back in the game

It’s been a while. It’s been almost 6 months since I’ve written about the bench. Sorry, bench press. I have no excuse. Well, I have one excuse: my seventeen day vacation to Cottage Hospital. From October through January I was benching light, trying to keep my strength while losing weight for climbing. Then I got pneumonia in February, went to the hospital and lost way too much weight. Now I’m 156 lbs and not so strong. Yesterday was my fourth day benching since getting released from the hospital. Things are not the same. The pulmonologist in charge of my treatment has allowed me to lift light so I’ve been doing sets of 20 twice a week on the barbell flat bench, close-grip and incline, some behind-the-neck shoulder presses and skull crushers. I’ve been increasing intensity fairly quickly, adding about 20 lbs each session, resulting yesterday in a set of 18 reps at 115 lbs on flat bench. I was going for 20 but failed at 18 reps making this the first set at which I went to failure and the first day I felt healthy enough to do so. Possibly it could be time to decrease reps and start building up weight. Rehabilitation is an intuitive thing, I believe. I’ll have to feel this one out slowly but I’m impressed with the pace of recovery so far.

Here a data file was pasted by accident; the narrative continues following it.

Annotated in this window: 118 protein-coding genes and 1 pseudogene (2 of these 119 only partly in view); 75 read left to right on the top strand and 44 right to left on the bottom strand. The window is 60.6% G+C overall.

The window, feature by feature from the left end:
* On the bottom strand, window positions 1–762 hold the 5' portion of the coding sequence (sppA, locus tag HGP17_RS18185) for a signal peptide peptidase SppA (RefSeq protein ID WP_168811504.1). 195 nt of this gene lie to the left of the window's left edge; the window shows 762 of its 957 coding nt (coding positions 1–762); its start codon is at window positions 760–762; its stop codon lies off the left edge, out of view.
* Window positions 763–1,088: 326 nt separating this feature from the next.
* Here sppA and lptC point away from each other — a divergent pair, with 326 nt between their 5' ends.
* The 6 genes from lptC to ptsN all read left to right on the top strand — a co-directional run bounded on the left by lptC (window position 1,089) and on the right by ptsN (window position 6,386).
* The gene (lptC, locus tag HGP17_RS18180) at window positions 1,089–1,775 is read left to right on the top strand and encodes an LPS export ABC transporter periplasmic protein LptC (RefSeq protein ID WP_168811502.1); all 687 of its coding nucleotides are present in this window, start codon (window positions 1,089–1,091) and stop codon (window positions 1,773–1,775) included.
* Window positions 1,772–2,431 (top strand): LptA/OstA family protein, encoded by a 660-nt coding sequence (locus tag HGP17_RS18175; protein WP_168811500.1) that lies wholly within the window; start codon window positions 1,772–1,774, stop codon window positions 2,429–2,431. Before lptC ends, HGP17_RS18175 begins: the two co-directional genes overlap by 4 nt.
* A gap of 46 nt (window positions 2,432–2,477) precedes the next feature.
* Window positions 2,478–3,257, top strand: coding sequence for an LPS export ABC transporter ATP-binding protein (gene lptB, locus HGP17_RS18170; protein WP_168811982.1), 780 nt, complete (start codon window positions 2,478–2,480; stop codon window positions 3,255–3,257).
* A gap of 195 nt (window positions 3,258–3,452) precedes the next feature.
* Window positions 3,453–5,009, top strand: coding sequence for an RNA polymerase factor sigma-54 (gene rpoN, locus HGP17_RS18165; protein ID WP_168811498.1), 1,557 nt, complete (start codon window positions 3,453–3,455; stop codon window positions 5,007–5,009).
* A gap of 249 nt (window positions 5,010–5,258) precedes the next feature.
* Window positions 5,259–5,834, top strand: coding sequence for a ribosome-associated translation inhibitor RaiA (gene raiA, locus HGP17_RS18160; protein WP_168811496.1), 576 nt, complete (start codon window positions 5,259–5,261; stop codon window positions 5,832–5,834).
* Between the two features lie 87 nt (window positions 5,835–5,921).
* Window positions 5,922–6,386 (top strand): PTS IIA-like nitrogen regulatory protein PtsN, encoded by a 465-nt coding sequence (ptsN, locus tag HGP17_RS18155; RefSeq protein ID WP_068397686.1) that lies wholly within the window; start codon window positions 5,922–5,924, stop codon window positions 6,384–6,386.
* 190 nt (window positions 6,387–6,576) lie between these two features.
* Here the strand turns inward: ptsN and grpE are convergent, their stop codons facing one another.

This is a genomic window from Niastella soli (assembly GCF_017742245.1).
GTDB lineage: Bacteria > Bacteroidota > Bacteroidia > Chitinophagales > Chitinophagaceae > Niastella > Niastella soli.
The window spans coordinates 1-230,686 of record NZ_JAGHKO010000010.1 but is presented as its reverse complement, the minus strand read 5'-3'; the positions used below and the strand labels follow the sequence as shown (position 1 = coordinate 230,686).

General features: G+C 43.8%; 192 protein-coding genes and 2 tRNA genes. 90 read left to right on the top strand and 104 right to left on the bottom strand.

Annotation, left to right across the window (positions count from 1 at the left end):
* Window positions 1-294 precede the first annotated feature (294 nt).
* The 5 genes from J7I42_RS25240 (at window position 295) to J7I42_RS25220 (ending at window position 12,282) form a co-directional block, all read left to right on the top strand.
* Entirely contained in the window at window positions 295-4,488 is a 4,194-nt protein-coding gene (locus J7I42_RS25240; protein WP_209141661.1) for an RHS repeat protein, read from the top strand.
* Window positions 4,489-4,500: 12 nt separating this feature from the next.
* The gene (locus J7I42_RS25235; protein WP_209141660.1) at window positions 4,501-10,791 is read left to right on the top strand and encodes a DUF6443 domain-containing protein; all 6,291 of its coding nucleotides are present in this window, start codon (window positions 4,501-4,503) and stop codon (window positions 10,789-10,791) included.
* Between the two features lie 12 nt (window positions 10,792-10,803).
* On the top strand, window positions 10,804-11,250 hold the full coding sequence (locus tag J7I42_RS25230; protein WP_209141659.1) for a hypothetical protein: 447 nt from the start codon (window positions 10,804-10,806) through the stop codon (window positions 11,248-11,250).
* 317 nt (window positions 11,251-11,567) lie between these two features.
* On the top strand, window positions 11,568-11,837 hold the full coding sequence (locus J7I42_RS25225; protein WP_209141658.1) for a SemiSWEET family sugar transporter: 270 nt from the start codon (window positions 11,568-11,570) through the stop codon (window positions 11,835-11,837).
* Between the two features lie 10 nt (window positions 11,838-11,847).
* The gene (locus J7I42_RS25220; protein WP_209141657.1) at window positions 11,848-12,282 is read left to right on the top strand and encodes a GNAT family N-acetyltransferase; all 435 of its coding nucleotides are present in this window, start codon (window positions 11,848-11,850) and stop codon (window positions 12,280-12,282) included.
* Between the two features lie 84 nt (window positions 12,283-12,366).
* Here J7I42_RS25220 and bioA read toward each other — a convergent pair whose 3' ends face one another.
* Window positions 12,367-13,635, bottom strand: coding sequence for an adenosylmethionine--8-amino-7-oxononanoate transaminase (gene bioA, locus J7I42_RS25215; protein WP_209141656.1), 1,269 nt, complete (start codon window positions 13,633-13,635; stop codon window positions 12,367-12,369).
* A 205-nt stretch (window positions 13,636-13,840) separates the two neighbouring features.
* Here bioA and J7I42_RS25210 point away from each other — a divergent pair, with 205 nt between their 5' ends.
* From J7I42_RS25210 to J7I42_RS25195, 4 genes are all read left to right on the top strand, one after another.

return to paradise